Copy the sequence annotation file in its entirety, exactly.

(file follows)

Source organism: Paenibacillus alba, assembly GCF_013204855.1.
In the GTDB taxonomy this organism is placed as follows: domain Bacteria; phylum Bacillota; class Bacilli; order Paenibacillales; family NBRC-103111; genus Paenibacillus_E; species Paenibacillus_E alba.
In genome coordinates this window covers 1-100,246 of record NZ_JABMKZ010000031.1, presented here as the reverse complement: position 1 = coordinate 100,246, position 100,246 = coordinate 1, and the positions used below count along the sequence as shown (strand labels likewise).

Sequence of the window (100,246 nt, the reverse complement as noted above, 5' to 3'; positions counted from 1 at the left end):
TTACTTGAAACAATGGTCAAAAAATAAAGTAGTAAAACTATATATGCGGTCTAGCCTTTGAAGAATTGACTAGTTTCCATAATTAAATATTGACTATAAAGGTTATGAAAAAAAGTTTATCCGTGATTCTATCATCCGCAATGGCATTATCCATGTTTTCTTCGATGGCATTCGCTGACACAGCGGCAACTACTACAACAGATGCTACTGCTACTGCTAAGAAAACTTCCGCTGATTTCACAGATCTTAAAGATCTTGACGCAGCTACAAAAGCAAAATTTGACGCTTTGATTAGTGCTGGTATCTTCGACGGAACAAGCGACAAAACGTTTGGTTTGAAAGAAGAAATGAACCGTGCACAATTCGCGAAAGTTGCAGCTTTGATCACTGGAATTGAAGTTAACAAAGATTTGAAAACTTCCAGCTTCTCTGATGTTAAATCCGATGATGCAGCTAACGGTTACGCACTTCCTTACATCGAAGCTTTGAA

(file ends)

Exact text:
Source organism: Paenibacillus alba, assembly GCF_013204855.1.
In the GTDB taxonomy this organism is placed as follows: domain Bacteria; phylum Bacillota; class Bacilli; order Paenibacillales; family NBRC-103111; genus Paenibacillus_E; species Paenibacillus_E alba.
In genome coordinates this window covers 1-100,246 of record NZ_JABMKZ010000031.1, presented here as the reverse complement: position 1 = coordinate 100,246, position 100,246 = coordinate 1, and the positions used below count along the sequence as shown (strand labels likewise).

Sequence of the window (100,246 nt, the reverse complement as noted above, 5' to 3'; positions counted from 1 at the left end):
TTACTTGAAACAATGGTCAAAAAATAAAGTAGTAAAACTATATATGCGGTCTAGCCTTTGAAGAATTGACTAGTTTCCATAATTAAATATTGACTATAAAGGTTATGAAAAAAAGTTTATCCGTGATTCTATCATCCGCAATGGCATTATCCATGTTTTCTTCGATGGCATTCGCTGACACAGCGGCAACTACTACAACAGATGCTACTGCTACTGCTAAGAAAACTTCCGCTGATTTCACAGATCTTAAAGATCTTGACGCAGCTACAAAAGCAAAATTTGACGCTTTGATTAGTGCTGGTATCTTCGACGGAACAAGCGACAAAACGTTTGGTTTGAAAGAAGAAATGAACCGTGCACAATTCGCGAAAGTTGCAGCTTTGATCACTGGAATTGAAGTTAACAAAGATTTGAAAACTTCCAGCTTCTCTGATGTTAAATCCGATGATGCAGCTAACGGTTACGCACTTCCTTACATCGAAGCTTTGAA